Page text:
The Lynch School of Education and Human Development, in partnership with Stanford University and the Development and Research on Early Math Education Network, is the recipient of a two-year, $250,000 grant from the Heising-Simons Foundation to continue its research and resource development initiative focused on mathematics education for children from birth to age eight.
The DREME Network, based at Stanford University’s Graduate School of Education, was created in 2014 to advance the field of early mathematics research and improve young children’s opportunities to develop math skills. The Lynch School is one of 11 Network members nationwide which collaborate to conduct basic and applied research and develop innovative tools that address high-priority early math topics and inform and motivate other researchers, educators, policymakers and the public.
“We are heading into the fourth phase of our DREME project, which addresses the foundation’s goal of creating opportunities and resources for early math learning, particularly for disadvantaged children and families,” said Eric Dearing, a professor of Applied Developmental & Educational Psychology and head of the Lynch School’s DREME lab. “Recently, we have examined early parental engagement in math education as a means of better understanding the ways in which parental supports during early childhood are related to good numerical and spatial skills at school entry and through their school years.”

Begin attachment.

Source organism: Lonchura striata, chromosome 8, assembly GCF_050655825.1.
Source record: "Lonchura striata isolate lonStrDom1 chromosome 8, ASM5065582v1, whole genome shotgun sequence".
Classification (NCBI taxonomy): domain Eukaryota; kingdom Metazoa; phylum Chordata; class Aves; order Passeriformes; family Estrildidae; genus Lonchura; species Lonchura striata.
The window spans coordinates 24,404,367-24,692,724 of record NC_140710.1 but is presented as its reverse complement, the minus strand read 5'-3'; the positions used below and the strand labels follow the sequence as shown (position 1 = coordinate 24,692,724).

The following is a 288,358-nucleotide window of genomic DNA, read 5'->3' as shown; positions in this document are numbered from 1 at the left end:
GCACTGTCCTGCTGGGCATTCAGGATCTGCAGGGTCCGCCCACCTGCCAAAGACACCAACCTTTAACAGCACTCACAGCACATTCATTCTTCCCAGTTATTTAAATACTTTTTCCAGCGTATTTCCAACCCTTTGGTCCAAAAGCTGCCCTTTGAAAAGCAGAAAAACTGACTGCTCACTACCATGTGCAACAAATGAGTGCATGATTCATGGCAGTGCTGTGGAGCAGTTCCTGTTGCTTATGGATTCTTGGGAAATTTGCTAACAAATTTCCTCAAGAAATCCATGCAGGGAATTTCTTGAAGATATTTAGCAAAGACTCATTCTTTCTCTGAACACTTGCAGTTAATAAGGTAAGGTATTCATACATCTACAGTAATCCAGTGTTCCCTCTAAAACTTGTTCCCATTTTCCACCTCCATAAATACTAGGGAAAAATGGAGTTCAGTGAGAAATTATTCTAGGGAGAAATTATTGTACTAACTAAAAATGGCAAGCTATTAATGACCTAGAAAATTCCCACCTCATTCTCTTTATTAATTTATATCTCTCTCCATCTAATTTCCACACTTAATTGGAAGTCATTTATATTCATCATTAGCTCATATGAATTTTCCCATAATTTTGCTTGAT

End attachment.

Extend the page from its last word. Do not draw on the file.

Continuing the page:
Dearing explained that children, while in their homes and within other early education and care settings, make initial explorations into everyday mathematics, progressively developing and refining knowledge and skills as well as acquiring expectations, motivations, and beliefs about their math abilities.
“The DREME project blends research and development toward the experimental testing of books, games, and activities designed to help create high quality math interactions with preschool children,” he said. “The ultimate goal is to produce and disseminate resources and knowledge that parents, caregivers, preschool teachers, and other professionals can use to promote math learning among young children.”
Just recently, as the COVID-19 pandemic forced the nation’s schools to shift to remote learning, Dearing and his DREME colleagues searched for a way to help. Within a few weeks, they had developed an at-home, early math learning kit for families to help parents and teachers foster mathematics education in children under nine years old. Packaged in an eight-page PDF and available electronically, the kit was distributed to schools and organizations supporting thousands of students throughout the nation.
“Being able to help, even a little bit, during this very stressful time for students, parents, and teachers is very gratifying,” said Dearing in a previous BC News interview about the project.
“We are excited that Professor Dearing is continuing with his impactful work on early mathematics learning,” said Stanton E.F. Wortham, the Charles F. Donovan, S.J. dean of the Lynch School. “He and his colleagues are making important discoveries about how to enlist families and give all children a head start on learning math.”
The Heising-Simons Foundation is a family philanthropy based in Los Altos and San Francisco that works with its many partners to advance sustainable solutions in climate and clean energy, enable groundbreaking research in science, enhance the education of our youngest learners, and support human rights for all people.
Phil Gloudemans | University Communications | July 2020